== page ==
2. When we look at the tests made in Nepal-whether be them for the English language or for other subjects/disciplines, we find most of the questions can be answered only if students have committed the contents well. Are we supposed to test that at all?
You have rightly touched on the main problem of testing in Nepal. As a matter of fact, we do not care what questions we ask, what answer our questions will stimulate the learners to produce, how to develop a question, how a learner will answer our question, etc. Especially in language testing, asking a question is more difficult than answering it if we really appreciate the art of questioning.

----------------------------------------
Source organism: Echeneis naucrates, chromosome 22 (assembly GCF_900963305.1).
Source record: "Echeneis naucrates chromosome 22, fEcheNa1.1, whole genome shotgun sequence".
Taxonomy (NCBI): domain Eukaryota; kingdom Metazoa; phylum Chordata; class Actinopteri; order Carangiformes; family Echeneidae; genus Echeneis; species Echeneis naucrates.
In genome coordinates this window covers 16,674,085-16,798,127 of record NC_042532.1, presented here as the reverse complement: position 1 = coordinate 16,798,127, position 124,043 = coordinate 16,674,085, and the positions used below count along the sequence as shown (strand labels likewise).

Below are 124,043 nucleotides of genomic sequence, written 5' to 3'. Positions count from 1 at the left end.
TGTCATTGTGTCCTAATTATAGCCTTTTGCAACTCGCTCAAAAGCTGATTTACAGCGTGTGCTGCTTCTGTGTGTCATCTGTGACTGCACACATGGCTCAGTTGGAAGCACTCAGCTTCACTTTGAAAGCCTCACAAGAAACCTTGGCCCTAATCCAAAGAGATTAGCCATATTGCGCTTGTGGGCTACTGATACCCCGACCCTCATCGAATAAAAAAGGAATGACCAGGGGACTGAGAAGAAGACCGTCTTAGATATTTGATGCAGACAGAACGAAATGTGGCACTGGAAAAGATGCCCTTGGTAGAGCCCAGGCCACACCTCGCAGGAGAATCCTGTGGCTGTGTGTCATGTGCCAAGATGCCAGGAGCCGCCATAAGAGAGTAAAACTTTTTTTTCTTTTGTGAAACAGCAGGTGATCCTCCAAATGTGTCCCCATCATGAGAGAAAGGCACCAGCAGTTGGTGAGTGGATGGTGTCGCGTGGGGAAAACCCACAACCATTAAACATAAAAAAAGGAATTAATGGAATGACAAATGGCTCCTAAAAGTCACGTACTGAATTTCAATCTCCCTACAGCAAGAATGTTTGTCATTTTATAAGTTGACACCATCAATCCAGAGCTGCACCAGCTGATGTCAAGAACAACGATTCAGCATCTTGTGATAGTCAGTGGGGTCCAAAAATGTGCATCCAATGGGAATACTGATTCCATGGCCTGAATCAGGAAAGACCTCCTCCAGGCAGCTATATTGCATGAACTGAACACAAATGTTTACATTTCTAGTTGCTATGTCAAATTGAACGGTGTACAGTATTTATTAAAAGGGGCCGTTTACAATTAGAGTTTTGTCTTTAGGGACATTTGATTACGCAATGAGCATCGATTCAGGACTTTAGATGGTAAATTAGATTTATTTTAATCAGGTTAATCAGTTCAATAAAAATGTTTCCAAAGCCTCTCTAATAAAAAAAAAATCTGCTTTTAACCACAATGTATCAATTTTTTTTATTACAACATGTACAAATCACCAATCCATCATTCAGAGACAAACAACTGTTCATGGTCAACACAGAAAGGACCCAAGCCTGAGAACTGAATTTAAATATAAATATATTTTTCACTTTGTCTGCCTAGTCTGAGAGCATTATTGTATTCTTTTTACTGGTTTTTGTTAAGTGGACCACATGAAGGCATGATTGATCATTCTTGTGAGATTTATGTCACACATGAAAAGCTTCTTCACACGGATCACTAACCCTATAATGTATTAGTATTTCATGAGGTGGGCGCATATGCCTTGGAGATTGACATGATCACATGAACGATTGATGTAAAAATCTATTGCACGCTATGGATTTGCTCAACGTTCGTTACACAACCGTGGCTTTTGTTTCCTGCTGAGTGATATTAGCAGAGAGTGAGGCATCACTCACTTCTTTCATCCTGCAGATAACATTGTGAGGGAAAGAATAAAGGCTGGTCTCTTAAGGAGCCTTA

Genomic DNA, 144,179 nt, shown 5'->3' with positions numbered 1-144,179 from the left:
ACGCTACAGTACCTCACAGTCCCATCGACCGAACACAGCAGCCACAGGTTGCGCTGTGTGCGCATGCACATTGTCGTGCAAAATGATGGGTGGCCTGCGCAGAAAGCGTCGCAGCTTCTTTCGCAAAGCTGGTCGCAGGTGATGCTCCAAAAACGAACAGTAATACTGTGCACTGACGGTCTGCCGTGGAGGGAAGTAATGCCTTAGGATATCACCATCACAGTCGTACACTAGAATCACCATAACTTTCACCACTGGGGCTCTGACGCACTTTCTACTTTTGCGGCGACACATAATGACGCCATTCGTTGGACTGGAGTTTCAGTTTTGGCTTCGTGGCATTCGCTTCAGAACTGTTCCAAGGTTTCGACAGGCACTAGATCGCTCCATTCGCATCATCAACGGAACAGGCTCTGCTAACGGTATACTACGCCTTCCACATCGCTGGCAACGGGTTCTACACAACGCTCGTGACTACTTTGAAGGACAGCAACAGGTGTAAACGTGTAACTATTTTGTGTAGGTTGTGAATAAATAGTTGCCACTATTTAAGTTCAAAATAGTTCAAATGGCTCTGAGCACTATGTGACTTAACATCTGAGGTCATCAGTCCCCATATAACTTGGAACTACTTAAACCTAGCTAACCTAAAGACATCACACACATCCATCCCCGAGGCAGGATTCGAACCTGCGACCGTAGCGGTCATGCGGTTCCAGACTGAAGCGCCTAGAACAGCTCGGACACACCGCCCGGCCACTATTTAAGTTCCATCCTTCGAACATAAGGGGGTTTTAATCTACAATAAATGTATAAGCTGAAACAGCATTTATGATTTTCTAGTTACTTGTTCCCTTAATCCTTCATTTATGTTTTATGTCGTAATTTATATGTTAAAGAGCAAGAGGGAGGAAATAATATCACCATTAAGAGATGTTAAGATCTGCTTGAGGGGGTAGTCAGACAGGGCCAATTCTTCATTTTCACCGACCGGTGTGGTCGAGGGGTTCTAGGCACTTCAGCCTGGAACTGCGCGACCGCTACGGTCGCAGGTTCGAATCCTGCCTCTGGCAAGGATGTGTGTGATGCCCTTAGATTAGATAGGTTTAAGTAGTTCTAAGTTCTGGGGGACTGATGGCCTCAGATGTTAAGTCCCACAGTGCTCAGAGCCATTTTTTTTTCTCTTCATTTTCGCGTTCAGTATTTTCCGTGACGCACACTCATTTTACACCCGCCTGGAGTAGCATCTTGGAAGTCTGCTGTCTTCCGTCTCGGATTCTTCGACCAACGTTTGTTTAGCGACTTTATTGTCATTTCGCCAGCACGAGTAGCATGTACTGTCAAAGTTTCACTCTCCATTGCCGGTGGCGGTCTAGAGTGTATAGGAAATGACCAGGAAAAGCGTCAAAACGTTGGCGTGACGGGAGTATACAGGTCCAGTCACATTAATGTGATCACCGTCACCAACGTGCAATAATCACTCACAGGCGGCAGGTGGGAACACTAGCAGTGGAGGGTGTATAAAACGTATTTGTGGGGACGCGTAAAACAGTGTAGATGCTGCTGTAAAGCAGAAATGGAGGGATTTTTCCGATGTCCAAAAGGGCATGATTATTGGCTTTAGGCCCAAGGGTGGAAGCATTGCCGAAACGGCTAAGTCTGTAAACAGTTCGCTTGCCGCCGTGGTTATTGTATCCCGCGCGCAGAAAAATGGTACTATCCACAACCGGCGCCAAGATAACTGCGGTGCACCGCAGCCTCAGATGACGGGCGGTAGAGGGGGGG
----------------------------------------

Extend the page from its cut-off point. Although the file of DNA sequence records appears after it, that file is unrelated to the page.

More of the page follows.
In response to your concern, I would say that the whole lot of the people involved in testing in the present set up does not have adequate orientation to testing. Their main source of knowledge about testing is that they took exams during their study period. But in modern education, testing has become an independent discipline and thus people who want to work in the field of testing need training on it. Without training they cannot appreciate that a question cannot be a question simply because of its structure and a question mark, rather the one who asks a question needs to know what he is asking for (i.e. the expected answer or response or performance). On most occasions, I have seen people setting questions in such a way that there is no way for creative and innovative answers. To give you an example, in most question papers on the top, you find the statement saying “Candidates are required to give their answers in their own words as far as practicable” whereas you do not find even a single question in the paper not asked in the previous exams. How can the teacher expect original answers from students when he has not used even a single word in the whole set of question paper on his own? The argument is that in order to stimulate students to produce creative and innovative answers, you need to ask such questions and this is possible if testing procedures (e.g. specification) are truly followed.